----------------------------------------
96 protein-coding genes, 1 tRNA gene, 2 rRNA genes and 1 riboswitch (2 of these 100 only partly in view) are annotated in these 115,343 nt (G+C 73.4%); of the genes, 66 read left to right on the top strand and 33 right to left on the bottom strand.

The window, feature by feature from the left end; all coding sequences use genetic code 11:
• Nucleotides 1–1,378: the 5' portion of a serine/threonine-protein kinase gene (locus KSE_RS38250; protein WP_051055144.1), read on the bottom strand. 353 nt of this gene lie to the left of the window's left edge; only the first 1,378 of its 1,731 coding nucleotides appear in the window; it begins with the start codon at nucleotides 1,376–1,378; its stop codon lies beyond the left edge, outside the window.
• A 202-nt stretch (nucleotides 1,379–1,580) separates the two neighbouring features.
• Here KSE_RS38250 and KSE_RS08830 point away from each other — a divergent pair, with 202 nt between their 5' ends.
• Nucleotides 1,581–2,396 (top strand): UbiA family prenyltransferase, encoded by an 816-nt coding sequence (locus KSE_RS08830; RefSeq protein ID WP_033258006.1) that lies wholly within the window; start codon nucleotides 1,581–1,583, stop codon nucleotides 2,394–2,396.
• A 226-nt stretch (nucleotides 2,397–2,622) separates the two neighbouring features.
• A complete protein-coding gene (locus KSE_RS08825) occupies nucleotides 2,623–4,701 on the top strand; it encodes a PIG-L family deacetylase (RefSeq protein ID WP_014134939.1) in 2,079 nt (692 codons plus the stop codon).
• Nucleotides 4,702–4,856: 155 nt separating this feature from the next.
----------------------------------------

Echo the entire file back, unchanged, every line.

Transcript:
96 protein-coding genes, 1 tRNA gene, 2 rRNA genes and 1 riboswitch (2 of these 100 only partly in view) are annotated in these 115,343 nt (G+C 73.4%); of the genes, 66 read left to right on the top strand and 33 right to left on the bottom strand.

The window, feature by feature from the left end; all coding sequences use genetic code 11:
• Nucleotides 1–1,378: the 5' portion of a serine/threonine-protein kinase gene (locus KSE_RS38250; protein WP_051055144.1), read on the bottom strand. 353 nt of this gene lie to the left of the window's left edge; only the first 1,378 of its 1,731 coding nucleotides appear in the window; it begins with the start codon at nucleotides 1,376–1,378; its stop codon lies beyond the left edge, outside the window.
• A 202-nt stretch (nucleotides 1,379–1,580) separates the two neighbouring features.
• Here KSE_RS38250 and KSE_RS08830 point away from each other — a divergent pair, with 202 nt between their 5' ends.
• Nucleotides 1,581–2,396 (top strand): UbiA family prenyltransferase, encoded by an 816-nt coding sequence (locus KSE_RS08830; RefSeq protein ID WP_033258006.1) that lies wholly within the window; start codon nucleotides 1,581–1,583, stop codon nucleotides 2,394–2,396.
• A 226-nt stretch (nucleotides 2,397–2,622) separates the two neighbouring features.
• A complete protein-coding gene (locus KSE_RS08825) occupies nucleotides 2,623–4,701 on the top strand; it encodes a PIG-L family deacetylase (RefSeq protein ID WP_014134939.1) in 2,079 nt (692 codons plus the stop codon).
• Nucleotides 4,702–4,856: 155 nt separating this feature from the next.